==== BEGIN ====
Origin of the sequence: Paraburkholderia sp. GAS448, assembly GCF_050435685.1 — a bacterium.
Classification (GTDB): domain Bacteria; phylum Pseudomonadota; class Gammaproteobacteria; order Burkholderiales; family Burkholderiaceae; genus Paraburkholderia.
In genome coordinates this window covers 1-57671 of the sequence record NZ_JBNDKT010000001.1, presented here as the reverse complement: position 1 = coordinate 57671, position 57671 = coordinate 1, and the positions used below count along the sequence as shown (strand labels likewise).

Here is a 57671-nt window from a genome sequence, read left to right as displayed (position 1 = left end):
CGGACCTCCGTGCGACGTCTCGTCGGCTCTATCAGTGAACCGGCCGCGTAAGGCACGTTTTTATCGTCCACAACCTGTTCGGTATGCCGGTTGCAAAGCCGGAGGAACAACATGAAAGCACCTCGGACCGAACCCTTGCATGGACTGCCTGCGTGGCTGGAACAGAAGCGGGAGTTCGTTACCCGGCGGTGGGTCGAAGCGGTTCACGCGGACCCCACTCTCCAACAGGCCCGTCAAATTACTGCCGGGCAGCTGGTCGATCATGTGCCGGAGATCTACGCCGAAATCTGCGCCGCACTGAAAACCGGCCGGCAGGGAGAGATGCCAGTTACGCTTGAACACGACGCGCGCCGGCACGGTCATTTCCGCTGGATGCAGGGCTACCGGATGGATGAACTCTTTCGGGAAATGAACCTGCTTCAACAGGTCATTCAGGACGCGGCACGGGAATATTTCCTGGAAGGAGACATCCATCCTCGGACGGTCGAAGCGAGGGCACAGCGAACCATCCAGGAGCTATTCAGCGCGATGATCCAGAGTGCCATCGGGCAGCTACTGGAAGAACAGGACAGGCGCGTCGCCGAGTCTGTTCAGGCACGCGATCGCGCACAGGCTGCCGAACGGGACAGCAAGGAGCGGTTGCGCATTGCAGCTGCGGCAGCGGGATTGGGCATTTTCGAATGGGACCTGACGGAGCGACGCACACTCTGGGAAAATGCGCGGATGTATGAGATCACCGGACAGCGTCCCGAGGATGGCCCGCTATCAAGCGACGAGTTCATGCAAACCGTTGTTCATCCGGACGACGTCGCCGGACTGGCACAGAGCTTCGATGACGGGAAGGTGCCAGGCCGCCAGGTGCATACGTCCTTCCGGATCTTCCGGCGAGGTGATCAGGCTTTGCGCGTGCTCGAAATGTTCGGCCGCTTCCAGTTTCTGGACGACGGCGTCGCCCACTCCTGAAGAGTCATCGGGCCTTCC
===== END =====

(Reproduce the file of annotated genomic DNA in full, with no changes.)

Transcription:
Origin of the sequence: Paraburkholderia sp. GAS448, assembly GCF_050435685.1 — a bacterium.
Classification (GTDB): domain Bacteria; phylum Pseudomonadota; class Gammaproteobacteria; order Burkholderiales; family Burkholderiaceae; genus Paraburkholderia.
In genome coordinates this window covers 1-57671 of the sequence record NZ_JBNDKT010000001.1, presented here as the reverse complement: position 1 = coordinate 57671, position 57671 = coordinate 1, and the positions used below count along the sequence as shown (strand labels likewise).

Here is a 57671-nt window from a genome sequence, read left to right as displayed (position 1 = left end):
CGGACCTCCGTGCGACGTCTCGTCGGCTCTATCAGTGAACCGGCCGCGTAAGGCACGTTTTTATCGTCCACAACCTGTTCGGTATGCCGGTTGCAAAGCCGGAGGAACAACATGAAAGCACCTCGGACCGAACCCTTGCATGGACTGCCTGCGTGGCTGGAACAGAAGCGGGAGTTCGTTACCCGGCGGTGGGTCGAAGCGGTTCACGCGGACCCCACTCTCCAACAGGCCCGTCAAATTACTGCCGGGCAGCTGGTCGATCATGTGCCGGAGATCTACGCCGAAATCTGCGCCGCACTGAAAACCGGCCGGCAGGGAGAGATGCCAGTTACGCTTGAACACGACGCGCGCCGGCACGGTCATTTCCGCTGGATGCAGGGCTACCGGATGGATGAACTCTTTCGGGAAATGAACCTGCTTCAACAGGTCATTCAGGACGCGGCACGGGAATATTTCCTGGAAGGAGACATCCATCCTCGGACGGTCGAAGCGAGGGCACAGCGAACCATCCAGGAGCTATTCAGCGCGATGATCCAGAGTGCCATCGGGCAGCTACTGGAAGAACAGGACAGGCGCGTCGCCGAGTCTGTTCAGGCACGCGATCGCGCACAGGCTGCCGAACGGGACAGCAAGGAGCGGTTGCGCATTGCAGCTGCGGCAGCGGGATTGGGCATTTTCGAATGGGACCTGACGGAGCGACGCACACTCTGGGAAAATGCGCGGATGTATGAGATCACCGGACAGCGTCCCGAGGATGGCCCGCTATCAAGCGACGAGTTCATGCAAACCGTTGTTCATCCGGACGACGTCGCCGGACTGGCACAGAGCTTCGATGACGGGAAGGTGCCAGGCCGCCAGGTGCATACGTCCTTCCGGATCTTCCGGCGAGGTGATCAGGCTTTGCGCGTGCTCGAAATGTTCGGCCGCTTCCAGTTTCTGGACGACGGCGTCGCCCACTCCTGAAGAGTCATCGGGCCTTCC